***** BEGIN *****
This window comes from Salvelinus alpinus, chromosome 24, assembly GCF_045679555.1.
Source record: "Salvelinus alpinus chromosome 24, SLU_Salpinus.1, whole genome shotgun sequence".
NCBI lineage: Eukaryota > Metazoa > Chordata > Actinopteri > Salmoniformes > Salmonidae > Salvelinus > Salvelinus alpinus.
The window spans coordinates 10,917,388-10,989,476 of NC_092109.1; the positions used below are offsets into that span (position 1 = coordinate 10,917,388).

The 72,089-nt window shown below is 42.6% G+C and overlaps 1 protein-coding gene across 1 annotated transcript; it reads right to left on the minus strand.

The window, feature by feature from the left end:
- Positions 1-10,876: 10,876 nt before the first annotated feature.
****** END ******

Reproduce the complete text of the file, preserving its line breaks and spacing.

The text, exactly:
This window comes from Salvelinus alpinus, chromosome 24, assembly GCF_045679555.1.
Source record: "Salvelinus alpinus chromosome 24, SLU_Salpinus.1, whole genome shotgun sequence".
NCBI lineage: Eukaryota > Metazoa > Chordata > Actinopteri > Salmoniformes > Salmonidae > Salvelinus > Salvelinus alpinus.
The window spans coordinates 10,917,388-10,989,476 of NC_092109.1; the positions used below are offsets into that span (position 1 = coordinate 10,917,388).

The 72,089-nt window shown below is 42.6% G+C and overlaps 1 protein-coding gene across 1 annotated transcript; it reads right to left on the minus strand.

The window, feature by feature from the left end:
- Positions 1-10,876: 10,876 nt before the first annotated feature.